Walter Hunt invented the safety pin to pay off a $15 debt he owed a friend. Marvin Stone struck upon the idea of a paper straw when the taste of rye (used as straws then) was spoiling his mint julep. Every product has a story. And, there’s no better way than to hear it from the makers themselves. The 17th edition of the biannual event, By Hand From the Heart (started in 2011), includes a collection of 46 makers and artists across India, exhibiting their products — bags, accessories, clothing, furniture, artworks and more — at the Lalit Kala Akademi . With a mix of brands, both established and new, the six-day-long event expects to break last year’s record of 4,000 visitors. The art group show will be held from February 1 to 3 , and the Makers Market , on February 5 and 6 , from 11 a.m. to 7 p.m. For details, call 94444 14227 .
Here are five picks from this year:
Message in a bottle
Don’t throw away that bottle after the last swig. Instead, give it to Kabaadiwala. The Chennai-based community, which has done extensive research on waste management in the last year, has been collecting alcohol bottles from pubs and scrap dealers directly over the past few months, and turning them into useful products. Mridula Harihar, a glass artist who works with the community, explains: “Alcohol bottles can be melted, cooled and converted into a flat dish, cut into different sizes and filled with scented wax, and shaped into disfigured vases.” Upcykle, as the brand is called, focuses on extending the lifespan of the bottle before it reaches the landfill. “The landfills in Pallikaranai and Perungalathur that have been built over marshy and ecologically-sensitive areas are filling up fast and nobody is doing anything about it. Occasionally, the heap of waste is burnt, releasing poisonous gases into the air and polluting the surrounding village areas,” she says. Probably, the least we can do is segregate the waste — as bottles, metals and paper — and hand it over to the scrap dealer directly, instead of putting all of it together in the dustbin. And these products can help spread awareness, she says.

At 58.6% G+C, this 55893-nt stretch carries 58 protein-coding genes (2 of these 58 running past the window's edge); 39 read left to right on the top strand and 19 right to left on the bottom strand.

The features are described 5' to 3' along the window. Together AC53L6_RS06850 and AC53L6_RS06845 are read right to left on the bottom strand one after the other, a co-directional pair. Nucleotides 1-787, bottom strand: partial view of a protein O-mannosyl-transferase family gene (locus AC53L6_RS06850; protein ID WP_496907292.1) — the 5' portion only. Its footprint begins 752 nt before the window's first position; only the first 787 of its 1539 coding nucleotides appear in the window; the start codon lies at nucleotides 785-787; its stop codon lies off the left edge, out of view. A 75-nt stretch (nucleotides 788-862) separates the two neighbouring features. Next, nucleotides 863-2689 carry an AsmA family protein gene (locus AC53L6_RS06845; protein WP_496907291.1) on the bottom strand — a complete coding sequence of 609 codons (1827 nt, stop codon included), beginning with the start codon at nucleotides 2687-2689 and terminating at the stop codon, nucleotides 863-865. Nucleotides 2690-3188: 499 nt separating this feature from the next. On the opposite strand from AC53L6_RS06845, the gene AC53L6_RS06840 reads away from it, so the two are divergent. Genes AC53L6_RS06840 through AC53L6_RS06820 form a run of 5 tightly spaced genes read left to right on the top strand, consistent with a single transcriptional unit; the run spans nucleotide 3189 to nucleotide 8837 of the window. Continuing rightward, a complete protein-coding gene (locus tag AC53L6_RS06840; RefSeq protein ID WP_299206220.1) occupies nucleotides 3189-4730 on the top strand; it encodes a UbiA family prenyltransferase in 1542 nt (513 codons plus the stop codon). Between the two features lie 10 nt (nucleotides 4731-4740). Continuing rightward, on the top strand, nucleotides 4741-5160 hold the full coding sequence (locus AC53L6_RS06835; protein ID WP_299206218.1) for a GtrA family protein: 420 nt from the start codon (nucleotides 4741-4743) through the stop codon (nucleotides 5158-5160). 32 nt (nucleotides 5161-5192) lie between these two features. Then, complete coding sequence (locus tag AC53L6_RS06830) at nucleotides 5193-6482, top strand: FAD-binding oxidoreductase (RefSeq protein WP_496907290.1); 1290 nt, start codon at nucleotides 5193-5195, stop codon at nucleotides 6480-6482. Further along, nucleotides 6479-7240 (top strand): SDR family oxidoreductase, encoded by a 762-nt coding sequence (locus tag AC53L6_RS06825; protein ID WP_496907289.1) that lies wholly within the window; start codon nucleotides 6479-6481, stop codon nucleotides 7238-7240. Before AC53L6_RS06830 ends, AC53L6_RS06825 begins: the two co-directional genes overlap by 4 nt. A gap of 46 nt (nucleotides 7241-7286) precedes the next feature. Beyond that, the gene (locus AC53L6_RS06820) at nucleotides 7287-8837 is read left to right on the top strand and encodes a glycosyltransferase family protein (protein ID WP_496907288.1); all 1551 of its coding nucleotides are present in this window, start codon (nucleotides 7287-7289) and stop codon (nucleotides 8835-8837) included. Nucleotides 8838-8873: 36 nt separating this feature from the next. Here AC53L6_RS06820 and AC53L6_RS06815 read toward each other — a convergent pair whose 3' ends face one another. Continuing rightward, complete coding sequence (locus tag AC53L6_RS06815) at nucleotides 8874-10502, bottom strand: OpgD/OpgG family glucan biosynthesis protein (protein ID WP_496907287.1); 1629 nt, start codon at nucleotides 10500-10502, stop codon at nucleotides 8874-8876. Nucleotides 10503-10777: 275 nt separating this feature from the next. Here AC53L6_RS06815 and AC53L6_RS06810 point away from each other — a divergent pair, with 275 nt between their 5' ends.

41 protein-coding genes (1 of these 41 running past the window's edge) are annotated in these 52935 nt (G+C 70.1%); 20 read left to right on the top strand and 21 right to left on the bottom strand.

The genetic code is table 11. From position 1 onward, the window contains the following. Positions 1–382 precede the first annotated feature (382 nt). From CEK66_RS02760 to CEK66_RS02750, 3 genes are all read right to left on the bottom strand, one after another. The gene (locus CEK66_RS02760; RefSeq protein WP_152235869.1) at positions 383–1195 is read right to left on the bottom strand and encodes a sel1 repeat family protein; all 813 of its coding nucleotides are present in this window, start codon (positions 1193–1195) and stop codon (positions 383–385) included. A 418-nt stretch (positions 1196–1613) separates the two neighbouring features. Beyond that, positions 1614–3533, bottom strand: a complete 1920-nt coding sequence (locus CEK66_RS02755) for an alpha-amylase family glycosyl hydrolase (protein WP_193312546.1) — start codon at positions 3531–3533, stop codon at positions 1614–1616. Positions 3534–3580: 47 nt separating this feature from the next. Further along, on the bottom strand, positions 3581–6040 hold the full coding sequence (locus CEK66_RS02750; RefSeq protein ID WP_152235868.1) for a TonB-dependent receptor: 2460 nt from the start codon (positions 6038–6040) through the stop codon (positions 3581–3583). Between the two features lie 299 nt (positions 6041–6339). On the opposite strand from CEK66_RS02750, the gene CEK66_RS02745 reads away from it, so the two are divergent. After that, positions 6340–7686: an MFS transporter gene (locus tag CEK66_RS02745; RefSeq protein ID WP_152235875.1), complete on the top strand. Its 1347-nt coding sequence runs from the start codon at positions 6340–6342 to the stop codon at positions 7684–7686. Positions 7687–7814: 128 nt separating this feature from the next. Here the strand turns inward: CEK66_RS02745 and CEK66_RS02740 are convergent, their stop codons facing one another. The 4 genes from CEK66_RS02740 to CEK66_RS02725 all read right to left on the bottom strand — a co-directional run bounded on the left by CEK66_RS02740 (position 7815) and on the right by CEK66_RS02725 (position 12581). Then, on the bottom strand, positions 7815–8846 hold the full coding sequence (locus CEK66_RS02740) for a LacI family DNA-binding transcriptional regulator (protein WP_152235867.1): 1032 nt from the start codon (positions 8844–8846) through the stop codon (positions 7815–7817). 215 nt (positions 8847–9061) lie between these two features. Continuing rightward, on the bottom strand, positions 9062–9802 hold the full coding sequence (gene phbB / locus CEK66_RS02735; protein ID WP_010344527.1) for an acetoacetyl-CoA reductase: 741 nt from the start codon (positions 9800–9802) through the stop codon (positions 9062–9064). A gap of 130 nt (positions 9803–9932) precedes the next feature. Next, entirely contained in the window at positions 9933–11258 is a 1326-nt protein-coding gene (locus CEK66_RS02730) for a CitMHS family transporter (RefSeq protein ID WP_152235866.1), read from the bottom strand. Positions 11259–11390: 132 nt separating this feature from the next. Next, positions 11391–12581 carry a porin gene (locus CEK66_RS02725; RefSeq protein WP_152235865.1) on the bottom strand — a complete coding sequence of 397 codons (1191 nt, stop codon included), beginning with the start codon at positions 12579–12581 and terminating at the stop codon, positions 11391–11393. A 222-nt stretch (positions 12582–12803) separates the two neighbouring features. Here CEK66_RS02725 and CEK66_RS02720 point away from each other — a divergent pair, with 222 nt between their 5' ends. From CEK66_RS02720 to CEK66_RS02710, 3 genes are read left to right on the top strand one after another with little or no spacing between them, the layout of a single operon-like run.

Price: Rs. 500 to Rs. 1,500 Don’t miss: The Bacardi pendant where the mouth of the bottle is cut and melted to resemble a donut
Into the past
“When we were young, our mother used to wait for the sun to come out, and leave us in the balcony with a bottle of oil to rub on our dry skin,” recalls Dipna Daryanani, co-founder of Love the World Today, a Mumbai-based brand of clothing for children (between ages one and six years). With that memory as inspiration, Dipna and her sister Dipti Ahuja have come up with a new collection of clothing, themed ‘Winter Sun’. The clothes, predominantly in yellow and ochre, are made with sustainable material — herbal dye, hand-woven fabric and organic cotton. The left-overs are made into pom-poms, hair bands, and more. What started as a little fashion venture for Dipti’s three-year-old child, took off on a larger scale, with their first collection ‘Once Upon A Cotton Cloud’, getting sold out in the first 15 days.